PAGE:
The essential facilities doctrine imposes on holders of indispensable facilities a duty to deal with their competitors. While a railway track may seem essential, a track’s removal does not fall under this doctrine if carried out by a monopolist manager of a state-developed facility bearing a statutory obligation to grant third parties access to its facilities.
According to the General Court, the Commission was therefore correct to use the general framework for abuse of a dominant position to assess the Lithuanian railway operator’s removal of a railway track.
For dominant companies controlling facilities which may be qualified as essential to their potential competitors, this judgment helpfully recognises the protection granted to investment incentives, but also seems to limit the scope of application of the essential facilities doctrine. The decision may have future relevance for tech industry’s ‘gatekeepers’ and the potential qualification of data as an essential facility.
In 2017, the Commission imposed a EUR 27 million fine for abuse of dominance on Lietuvos Gelezinkeliai (LG), the Lithuanian national railway company. The abuse concerns a 19km railway track, stretching from an oil refinery in Lithuania to the Latvian border. The owner of the refinery, an LG customer, was in negotiations to switch services to the Latvian national railway company (LDZ). LDZ needed the track if it was to make a competitive offer. Coincidentally, in the same period, the track was damaged, leading LG to quickly remove it. The removal meant that a longer alternative route through Lithuania had to be used, making LDZ’s offer uncompetitive.
LG appealed to the General Court, which rejected the appeal on substantive points, but reduced the fine in the exercise of its unlimited jurisdiction.
The essential facilities doctrine imposes on holders of indispensable facilities a duty to deal with a competitor if a strict standard is met: the refusal to deal will likely eliminate competition, there is no objective justification and the facility is indispensable. The General Court rejected LG’s claim that the track removal should have been reviewed under this framework, which balances the protection of competition with that of companies’ incentive to invest in the creation of essential facilities. LG’s dominant position derived from a state monopoly, therefore there was no investment to protect. Further, the legislator had carried out this balancing exercise when it imposed a regulatory obligation on LG to supply access to the railway.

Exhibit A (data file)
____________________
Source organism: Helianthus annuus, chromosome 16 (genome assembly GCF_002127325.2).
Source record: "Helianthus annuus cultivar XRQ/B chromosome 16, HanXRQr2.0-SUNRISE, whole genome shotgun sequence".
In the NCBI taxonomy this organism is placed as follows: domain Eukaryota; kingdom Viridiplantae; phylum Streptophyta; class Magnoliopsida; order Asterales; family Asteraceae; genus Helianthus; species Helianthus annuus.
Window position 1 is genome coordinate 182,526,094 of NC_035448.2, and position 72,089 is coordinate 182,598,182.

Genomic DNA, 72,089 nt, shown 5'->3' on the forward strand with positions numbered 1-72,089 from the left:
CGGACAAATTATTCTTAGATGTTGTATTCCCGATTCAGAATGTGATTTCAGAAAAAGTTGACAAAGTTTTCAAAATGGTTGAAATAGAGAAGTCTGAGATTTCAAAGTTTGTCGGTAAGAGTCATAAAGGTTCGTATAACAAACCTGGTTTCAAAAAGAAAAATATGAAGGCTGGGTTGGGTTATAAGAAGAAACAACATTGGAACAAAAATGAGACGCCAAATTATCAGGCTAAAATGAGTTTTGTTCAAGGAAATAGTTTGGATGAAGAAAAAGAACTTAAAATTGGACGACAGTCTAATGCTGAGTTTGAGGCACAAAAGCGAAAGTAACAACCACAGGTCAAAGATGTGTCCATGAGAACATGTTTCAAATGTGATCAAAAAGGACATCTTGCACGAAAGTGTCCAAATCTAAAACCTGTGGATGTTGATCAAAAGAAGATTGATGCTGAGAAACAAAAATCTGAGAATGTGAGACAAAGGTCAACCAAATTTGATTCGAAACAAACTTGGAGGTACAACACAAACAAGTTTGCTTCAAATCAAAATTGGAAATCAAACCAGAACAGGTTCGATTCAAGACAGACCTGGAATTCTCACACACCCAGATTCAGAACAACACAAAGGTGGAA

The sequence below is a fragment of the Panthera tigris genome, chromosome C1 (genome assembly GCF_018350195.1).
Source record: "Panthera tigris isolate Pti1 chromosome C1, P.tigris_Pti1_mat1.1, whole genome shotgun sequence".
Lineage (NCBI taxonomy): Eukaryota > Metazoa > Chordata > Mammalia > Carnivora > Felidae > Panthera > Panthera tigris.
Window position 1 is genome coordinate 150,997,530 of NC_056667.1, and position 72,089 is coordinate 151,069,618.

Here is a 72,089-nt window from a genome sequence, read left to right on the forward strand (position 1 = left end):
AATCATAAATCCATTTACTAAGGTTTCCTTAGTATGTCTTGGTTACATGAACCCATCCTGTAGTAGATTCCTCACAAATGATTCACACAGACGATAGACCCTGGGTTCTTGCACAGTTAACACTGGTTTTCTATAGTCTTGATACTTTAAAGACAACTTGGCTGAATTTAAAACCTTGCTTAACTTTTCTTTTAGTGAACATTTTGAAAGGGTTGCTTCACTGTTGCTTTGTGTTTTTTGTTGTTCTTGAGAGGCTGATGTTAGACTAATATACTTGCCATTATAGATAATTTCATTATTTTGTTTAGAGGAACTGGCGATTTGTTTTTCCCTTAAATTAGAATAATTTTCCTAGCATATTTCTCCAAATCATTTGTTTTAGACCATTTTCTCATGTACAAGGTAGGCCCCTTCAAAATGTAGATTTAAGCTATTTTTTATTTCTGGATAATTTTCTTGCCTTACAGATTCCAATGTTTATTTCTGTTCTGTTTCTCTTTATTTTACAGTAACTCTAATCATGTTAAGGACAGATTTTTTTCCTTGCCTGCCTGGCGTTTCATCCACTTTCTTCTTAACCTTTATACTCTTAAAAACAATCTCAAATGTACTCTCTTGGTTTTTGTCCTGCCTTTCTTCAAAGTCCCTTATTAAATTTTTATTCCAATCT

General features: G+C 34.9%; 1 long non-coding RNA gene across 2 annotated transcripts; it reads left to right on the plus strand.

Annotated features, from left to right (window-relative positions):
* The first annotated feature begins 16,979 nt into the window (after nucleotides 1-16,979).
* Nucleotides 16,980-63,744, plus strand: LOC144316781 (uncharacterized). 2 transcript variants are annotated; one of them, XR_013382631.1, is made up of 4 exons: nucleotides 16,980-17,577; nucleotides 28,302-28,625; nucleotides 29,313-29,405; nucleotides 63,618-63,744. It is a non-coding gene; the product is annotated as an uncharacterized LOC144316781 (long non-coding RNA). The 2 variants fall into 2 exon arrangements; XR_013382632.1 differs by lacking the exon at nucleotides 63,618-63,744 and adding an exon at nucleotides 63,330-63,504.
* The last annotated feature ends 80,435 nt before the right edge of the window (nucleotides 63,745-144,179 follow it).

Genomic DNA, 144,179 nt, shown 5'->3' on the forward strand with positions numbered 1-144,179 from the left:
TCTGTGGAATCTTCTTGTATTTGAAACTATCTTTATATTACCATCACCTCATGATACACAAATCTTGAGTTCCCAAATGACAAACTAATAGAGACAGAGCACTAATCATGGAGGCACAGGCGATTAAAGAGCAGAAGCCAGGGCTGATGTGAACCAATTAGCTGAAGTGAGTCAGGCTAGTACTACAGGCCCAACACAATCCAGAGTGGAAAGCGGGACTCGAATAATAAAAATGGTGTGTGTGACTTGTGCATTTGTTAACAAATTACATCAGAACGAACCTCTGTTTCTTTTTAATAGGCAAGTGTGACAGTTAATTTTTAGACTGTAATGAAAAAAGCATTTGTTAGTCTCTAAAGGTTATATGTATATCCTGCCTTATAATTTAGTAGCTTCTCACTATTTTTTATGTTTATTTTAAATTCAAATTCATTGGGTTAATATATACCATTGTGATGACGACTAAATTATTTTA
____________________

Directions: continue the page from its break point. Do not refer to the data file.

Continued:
The track removal had to be assessed under the general framework for abuse, and was found to be capable of hindering LDZ’s market entry by making its access to the market more difficult. LG had a special responsibility not to impair genuine, undistorted competition on the market and had failed to meet this responsibility.
Even though the General Court disagreed on substance with LG, it reduced the fine by a third as the conduct concerned a limited geographical space and affected only one of various rail routes between Latvia and Lithuania.
This ruling underlines the narrow scope of application of the essential facilities doctrine that, according to the General Court, only comes into play where the dominant undertaking’s investment incentives need protecting. The essential facilities doctrine was recently revamped in the context of tech industry ‘gatekeepers’ and the potential qualification of data as an essential facility. The Commission’s Digital Markets Act – due to be published on 15 December 2020 – is likely to further clarify how this doctrine fits into the plans to further regulate gatekeepers.
This article was published in the Competition Newsletter of December 2020. Other articles in this newsletter: